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I've tried to figure out what Microsoft means by "Windows sockets" and it all seems very vague. Basically we have customers that sometimes try to set up workgroups with close to 10 Windows XP computers with drive and printer shares and we're worried that some of the non-Windows Ethernet devices on the network will cause issues with the inbound connection limit outlined here where only 10 inbound connections can be active at one time.

For example, there is an Ethernet Caller ID device that broadcasts UDP packets to all computers, and a kitchen display system that likewise broadcasts UDP. They may also have incoming TCP packets for our custom online ordering module. Do these TCP/UDP connections count toward the inbound connection limit?

I'm aware that Windows 7 has increased the limit to 20 but we might have future customers that will push that limit.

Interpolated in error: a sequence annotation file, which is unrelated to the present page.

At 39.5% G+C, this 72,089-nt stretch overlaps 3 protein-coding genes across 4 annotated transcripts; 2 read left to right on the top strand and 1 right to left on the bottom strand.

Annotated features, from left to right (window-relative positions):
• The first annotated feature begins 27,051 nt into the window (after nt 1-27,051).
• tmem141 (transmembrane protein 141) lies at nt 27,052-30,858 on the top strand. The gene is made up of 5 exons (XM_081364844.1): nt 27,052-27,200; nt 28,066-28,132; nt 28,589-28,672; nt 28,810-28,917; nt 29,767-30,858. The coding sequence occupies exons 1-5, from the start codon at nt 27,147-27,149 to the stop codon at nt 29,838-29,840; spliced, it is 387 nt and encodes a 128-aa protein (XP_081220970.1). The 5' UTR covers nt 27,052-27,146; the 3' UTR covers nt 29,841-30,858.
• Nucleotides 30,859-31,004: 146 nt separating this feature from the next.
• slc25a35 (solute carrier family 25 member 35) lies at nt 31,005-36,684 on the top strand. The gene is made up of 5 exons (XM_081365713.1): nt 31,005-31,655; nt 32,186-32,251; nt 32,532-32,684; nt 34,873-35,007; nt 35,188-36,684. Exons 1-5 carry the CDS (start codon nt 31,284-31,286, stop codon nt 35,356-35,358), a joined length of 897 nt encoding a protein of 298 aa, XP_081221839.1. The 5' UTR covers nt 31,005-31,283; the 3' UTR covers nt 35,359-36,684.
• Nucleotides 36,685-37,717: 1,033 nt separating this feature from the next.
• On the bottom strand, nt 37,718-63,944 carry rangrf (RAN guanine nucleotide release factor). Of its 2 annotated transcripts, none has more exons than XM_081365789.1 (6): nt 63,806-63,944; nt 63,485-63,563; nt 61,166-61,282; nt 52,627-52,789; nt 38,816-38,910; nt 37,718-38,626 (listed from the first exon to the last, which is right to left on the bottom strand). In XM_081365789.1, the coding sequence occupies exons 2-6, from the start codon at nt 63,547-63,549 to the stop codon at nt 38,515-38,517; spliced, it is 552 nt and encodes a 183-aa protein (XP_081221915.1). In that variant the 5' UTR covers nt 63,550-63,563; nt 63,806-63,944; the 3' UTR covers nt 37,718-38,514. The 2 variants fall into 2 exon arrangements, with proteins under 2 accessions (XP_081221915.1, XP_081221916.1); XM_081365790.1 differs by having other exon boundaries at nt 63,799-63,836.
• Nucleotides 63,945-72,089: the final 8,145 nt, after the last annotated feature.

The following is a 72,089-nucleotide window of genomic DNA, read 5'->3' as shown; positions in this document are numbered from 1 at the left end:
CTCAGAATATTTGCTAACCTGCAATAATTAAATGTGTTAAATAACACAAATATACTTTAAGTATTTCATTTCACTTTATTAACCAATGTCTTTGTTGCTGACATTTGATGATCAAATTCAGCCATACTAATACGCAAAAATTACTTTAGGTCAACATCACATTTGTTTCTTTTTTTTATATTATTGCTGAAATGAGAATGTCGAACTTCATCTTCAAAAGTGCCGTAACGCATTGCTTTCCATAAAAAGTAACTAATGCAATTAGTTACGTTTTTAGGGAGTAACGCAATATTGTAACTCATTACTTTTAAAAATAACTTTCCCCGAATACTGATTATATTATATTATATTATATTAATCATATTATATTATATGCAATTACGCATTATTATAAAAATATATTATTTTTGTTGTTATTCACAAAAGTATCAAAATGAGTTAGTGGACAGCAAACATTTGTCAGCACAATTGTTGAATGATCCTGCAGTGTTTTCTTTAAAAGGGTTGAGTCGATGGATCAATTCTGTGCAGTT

Thanks in advance

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1 Answer 1

up vote 6 down vote accepted

A Windows Socket is basically the same concept as Berkley Sockets. Those have absolutely nothing to do with the 10 Connection limit you're looking at. The 10 Connection limit is an unenforced application session limit. Basically this is to prevent people from abuse XP as a public web server platform, file server, or something similar.

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It is enforced though, right? An 11th shared folder connection would be denied wouldn't it? –  joeqwerty Feb 11 '11 at 0:13
1  
@Joe, some things are enforced, like the shared folder connections, but the list is very short. –  Chris S Feb 11 '11 at 0:33

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